Poet Kabir Das was the original Insta poet and you cannot tell me otherwise
Long before Rupi Kaur, Lang Leav and other Instagram poets, Kabir Das was the poetic force that popularized the style.
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Whether you read about him in your school textbooks or remember your parents/grandparents nagging you with the good ol’
- Kaal kare so aaj kar
- Aaj kare so ab
- Pal mein pralaya hoyegi
- Bahuri karoge kab
Every good little Indian kid has their own memory surrounding Sant Kabir Das and his writings.
Although he was a writer du jour, his matter-of-fact dohe aka couplets are his claim to fame.
Now, when the world is seeing a resurgence for the written word with melancholic, heart-wrenching and very, very short poems, prose and tales – I cannot help but think about the man who was the OG of this Instagram style poetry.
Short, snappy and thought-provoking, his dohas addressed a lot of issues such as religious diversity, social conduct, self-care and even love that are very relevant in modern times too.
A 15th-century Slam Poetry night? (Photo: Wikimedia Commons/ National Museum New Delhi)
He might as well be describing Bumble era dating with the 24-hour limit to match with someone when he wrote -
Prem prem sab koi kahey, prem na chinhai koi, Aath pahar bheena rahai, prem kahabai soi (Everyone speaks of love but no one recognises love, if one is overwhelmed for 24 hours then it is love).
Or this to help you out with your singledom, ‘Prem na badi upje, prem na haat bikai, Raja prja jis ruche, sis dey le jai’ (Love does not grow in a field or sold in the market, Whether a king or a pauper, anybody who wants it, they have to pay with one's head).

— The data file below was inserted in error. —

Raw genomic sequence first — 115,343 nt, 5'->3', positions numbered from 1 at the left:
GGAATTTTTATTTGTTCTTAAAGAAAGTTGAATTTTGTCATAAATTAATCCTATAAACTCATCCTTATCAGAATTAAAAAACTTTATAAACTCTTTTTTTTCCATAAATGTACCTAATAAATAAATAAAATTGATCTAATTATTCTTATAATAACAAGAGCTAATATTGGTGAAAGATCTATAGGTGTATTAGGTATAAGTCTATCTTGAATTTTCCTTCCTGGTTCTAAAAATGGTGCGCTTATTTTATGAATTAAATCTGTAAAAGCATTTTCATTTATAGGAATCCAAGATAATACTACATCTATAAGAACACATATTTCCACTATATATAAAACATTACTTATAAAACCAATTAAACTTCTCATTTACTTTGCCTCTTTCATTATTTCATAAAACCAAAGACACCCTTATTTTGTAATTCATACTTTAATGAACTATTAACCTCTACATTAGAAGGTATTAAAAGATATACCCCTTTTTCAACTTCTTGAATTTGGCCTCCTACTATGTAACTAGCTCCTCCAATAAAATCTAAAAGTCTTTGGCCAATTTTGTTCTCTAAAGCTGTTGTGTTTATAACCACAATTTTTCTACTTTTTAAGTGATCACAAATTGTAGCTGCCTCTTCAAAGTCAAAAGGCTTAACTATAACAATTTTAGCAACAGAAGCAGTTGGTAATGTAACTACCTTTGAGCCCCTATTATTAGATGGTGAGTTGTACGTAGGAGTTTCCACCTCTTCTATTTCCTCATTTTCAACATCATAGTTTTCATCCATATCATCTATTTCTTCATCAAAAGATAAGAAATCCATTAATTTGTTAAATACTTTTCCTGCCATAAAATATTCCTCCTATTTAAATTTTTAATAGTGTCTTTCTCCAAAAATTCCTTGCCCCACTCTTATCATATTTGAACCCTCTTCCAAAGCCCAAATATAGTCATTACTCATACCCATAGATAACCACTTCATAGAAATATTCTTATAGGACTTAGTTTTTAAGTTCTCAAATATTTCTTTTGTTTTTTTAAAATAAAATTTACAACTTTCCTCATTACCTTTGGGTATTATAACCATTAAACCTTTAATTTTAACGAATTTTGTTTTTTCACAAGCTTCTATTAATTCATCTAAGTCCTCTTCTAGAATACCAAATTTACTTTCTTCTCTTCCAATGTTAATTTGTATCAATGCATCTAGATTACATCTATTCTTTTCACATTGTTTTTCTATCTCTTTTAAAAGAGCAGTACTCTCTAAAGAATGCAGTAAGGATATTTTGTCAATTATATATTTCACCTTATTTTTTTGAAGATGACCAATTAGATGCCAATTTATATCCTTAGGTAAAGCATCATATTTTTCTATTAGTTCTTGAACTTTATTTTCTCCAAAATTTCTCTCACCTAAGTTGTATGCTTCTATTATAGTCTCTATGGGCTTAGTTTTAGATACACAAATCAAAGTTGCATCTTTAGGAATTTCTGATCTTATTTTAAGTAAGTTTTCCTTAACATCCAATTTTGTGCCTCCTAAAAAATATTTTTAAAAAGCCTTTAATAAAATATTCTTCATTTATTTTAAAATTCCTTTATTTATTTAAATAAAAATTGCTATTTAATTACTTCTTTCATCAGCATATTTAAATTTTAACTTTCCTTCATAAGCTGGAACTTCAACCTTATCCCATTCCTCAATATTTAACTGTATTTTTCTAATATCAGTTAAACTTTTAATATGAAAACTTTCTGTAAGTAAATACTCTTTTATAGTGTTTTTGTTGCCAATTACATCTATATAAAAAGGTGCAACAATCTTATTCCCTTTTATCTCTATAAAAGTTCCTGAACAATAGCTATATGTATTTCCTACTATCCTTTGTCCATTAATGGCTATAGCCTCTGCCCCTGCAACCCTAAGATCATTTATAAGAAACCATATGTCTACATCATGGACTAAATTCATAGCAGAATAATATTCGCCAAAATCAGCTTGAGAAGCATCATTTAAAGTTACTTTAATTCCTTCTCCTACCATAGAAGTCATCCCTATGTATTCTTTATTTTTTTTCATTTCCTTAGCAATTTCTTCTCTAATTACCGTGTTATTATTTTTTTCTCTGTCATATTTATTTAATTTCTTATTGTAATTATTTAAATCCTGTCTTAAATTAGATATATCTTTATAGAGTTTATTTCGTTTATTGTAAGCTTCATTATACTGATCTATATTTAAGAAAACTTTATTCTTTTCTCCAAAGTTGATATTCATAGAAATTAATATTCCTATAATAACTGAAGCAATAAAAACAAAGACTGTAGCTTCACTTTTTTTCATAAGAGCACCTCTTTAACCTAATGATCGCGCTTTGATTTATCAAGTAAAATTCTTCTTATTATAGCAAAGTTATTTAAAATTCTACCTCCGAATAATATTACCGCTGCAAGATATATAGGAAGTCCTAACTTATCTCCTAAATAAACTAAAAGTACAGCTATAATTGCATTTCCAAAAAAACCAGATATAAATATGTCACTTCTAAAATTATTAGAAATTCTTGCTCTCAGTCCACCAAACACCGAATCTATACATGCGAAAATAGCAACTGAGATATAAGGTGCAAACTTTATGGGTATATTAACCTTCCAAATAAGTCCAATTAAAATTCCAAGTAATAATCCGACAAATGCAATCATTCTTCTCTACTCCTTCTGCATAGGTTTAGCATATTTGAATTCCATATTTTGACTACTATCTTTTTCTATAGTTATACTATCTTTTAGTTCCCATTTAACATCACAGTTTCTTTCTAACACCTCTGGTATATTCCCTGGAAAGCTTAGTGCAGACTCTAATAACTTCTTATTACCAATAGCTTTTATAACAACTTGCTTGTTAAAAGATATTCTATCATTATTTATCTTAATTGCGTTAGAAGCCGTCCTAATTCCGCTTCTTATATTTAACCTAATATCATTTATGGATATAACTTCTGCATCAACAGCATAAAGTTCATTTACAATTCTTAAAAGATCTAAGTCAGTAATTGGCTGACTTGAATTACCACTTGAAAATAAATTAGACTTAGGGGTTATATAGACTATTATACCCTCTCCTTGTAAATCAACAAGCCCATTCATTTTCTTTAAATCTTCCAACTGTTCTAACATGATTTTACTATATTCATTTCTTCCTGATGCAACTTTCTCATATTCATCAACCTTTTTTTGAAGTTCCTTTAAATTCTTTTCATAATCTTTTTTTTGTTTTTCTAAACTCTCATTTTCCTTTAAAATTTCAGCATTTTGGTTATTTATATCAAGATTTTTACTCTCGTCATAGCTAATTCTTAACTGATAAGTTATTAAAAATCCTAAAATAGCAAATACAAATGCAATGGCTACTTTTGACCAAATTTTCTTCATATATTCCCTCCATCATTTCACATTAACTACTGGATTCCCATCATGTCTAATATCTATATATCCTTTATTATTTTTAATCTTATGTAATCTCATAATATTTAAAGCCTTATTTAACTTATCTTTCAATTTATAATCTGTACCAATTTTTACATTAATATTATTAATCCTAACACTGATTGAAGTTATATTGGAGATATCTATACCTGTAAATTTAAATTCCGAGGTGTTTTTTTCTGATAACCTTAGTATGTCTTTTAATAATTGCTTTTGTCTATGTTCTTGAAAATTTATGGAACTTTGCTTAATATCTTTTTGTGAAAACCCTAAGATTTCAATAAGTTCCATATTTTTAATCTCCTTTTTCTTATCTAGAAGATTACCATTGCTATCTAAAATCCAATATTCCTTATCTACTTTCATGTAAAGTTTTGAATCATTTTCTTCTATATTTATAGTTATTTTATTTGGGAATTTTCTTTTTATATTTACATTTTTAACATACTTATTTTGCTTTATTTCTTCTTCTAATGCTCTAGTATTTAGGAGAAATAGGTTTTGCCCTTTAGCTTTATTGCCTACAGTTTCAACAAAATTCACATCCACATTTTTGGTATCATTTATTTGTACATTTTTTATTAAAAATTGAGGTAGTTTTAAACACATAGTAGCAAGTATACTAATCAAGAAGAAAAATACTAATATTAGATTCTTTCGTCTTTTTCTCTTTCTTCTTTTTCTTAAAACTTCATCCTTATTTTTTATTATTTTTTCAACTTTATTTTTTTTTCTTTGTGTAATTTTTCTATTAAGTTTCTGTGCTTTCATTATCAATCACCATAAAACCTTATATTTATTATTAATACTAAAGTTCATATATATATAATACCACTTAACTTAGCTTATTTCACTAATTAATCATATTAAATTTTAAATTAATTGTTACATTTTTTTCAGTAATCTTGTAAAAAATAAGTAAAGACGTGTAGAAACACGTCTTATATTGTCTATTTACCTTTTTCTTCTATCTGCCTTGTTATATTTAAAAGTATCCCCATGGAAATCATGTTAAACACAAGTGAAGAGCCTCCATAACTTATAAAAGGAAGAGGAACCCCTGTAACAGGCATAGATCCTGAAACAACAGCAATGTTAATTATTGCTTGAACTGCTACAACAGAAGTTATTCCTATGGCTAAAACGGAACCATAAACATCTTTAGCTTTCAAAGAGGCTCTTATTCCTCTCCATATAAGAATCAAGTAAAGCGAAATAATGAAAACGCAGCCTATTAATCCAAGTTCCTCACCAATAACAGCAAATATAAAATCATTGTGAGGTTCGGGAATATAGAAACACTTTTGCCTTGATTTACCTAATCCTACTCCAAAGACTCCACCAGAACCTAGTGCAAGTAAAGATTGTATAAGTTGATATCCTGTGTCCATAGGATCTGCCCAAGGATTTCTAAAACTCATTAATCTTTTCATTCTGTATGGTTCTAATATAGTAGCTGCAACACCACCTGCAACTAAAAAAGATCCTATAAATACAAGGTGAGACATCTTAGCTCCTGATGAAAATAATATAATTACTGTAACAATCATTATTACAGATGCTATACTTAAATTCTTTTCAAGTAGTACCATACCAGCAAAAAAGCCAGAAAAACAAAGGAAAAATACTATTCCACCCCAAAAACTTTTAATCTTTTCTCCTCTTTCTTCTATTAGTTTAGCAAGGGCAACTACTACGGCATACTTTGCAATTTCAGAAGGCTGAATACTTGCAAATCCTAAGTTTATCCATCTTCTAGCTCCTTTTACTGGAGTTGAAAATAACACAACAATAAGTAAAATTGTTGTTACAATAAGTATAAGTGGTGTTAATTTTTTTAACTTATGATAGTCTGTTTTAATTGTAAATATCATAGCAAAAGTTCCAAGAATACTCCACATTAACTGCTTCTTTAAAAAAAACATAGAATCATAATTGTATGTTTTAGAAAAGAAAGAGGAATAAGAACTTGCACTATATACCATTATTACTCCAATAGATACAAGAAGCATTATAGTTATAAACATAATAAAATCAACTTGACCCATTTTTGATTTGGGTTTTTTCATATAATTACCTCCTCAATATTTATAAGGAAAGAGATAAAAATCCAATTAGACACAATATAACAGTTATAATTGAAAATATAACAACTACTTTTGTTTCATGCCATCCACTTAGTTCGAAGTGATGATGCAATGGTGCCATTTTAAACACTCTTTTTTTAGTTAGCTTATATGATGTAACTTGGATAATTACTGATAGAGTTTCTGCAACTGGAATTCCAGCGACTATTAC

His compositions are eerily similar to the current crop of ‘Insta poets’ such as Lang Leav, Atticus, R. M. Drake and many others. Not only the prose style or simple subjects, but the 15th-century poet has also got another common ground with the current favourite of the millennials, best-selling Indo-Canadian poet Rupi Kaur.
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Kaur is greatly inspired by her Sikh heritage. She pens her pieces in lowercase just like Gurmukhi and has often cited Sikh scriptures as her inspiration. Meanwhile, Sant Kabir’s verses have also been featured in the holy book for the Sikhs, the Guru Granth Sahib. It is also said that a major part of his work was collected by the fifth Sikh guru, Guru Arjan Dev.
So, if you have not already, take a look at his works. He had spent a lifetime spewing words of wisdom despite being shunned by Hindus and Muslims alike… and these polemical times, it would all do us a world of good to pay homage to the OG Insta poet:
Pothi padh padh jag mua pandit bhaya na koi, Dhai aakhar prem ke, jo padhe so pandit hoye.
(Everyone will die reading books but getting none the wiser; The one who learns to read the word of love is the only one who becomes truly wise)